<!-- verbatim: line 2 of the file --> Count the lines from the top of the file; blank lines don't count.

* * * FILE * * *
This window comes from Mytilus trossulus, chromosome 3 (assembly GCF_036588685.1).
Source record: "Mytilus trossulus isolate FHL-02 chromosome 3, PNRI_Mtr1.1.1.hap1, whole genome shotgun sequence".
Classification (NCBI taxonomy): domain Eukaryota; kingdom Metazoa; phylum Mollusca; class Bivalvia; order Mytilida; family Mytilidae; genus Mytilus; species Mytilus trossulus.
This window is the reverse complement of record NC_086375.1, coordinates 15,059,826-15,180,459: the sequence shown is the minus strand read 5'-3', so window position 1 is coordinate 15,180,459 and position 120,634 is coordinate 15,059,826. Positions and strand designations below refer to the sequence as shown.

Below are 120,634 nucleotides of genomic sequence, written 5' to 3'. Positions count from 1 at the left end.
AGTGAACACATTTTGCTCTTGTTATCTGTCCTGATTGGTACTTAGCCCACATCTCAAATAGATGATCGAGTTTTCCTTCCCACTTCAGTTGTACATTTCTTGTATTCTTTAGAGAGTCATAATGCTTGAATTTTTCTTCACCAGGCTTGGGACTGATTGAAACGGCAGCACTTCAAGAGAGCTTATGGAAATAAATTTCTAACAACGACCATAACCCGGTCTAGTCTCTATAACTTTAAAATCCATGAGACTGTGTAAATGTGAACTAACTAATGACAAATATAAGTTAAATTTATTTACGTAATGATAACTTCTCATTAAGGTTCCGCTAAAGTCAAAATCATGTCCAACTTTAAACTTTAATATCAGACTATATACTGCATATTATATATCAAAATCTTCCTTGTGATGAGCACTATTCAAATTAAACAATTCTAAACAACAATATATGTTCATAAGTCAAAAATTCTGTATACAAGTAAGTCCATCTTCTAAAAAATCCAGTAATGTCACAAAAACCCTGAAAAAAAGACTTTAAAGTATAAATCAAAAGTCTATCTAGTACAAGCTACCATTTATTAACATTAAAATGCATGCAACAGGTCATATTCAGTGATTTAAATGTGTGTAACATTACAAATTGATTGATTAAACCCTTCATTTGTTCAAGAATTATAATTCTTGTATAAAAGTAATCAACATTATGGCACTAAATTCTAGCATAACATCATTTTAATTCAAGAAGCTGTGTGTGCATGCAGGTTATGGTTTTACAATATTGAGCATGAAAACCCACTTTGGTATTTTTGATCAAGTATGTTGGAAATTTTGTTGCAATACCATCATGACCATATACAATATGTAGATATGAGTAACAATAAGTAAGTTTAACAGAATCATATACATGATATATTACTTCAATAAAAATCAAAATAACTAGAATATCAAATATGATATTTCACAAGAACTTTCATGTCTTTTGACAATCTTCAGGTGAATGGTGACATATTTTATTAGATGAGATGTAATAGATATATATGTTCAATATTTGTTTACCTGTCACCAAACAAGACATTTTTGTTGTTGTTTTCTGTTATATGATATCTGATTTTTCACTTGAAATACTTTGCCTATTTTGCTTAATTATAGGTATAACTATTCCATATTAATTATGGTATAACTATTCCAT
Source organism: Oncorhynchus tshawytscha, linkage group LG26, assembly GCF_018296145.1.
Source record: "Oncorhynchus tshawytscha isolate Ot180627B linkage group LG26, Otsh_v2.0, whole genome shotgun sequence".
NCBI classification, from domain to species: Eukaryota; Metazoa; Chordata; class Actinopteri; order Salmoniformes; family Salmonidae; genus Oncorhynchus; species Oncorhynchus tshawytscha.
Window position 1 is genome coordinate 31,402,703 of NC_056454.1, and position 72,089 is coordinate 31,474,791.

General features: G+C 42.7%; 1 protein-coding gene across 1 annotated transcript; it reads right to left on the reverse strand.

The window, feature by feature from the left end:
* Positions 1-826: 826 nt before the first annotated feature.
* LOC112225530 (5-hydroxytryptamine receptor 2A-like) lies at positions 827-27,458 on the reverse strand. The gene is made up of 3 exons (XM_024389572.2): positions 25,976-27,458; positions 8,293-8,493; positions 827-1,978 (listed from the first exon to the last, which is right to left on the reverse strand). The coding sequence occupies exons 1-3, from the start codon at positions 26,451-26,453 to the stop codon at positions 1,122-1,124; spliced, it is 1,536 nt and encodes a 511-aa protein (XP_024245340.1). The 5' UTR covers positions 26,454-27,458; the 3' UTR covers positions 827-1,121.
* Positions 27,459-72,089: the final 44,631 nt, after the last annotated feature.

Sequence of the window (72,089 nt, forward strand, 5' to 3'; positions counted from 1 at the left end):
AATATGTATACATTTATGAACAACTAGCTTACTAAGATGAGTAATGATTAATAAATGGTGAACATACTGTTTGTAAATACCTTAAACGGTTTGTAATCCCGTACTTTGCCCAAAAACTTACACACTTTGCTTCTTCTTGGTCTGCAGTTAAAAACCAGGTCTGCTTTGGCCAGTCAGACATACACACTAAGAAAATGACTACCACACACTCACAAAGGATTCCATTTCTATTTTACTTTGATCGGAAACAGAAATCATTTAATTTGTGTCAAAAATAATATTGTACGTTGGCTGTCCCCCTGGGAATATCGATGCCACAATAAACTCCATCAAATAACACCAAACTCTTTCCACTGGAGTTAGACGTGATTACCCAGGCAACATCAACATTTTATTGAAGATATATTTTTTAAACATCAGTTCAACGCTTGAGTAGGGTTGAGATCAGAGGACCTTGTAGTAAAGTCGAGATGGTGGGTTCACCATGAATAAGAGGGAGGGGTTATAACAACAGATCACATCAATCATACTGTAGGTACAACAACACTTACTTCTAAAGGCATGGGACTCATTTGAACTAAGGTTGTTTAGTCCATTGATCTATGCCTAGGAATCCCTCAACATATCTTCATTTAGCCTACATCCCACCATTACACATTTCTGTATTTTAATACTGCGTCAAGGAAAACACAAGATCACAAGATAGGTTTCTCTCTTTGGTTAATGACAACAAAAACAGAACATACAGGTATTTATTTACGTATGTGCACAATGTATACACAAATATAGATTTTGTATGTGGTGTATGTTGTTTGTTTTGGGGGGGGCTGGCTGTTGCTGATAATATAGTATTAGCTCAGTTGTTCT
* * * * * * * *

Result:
Source record: "Mytilus trossulus isolate FHL-02 chromosome 3, PNRI_Mtr1.1.1.hap1, whole genome shotgun sequence".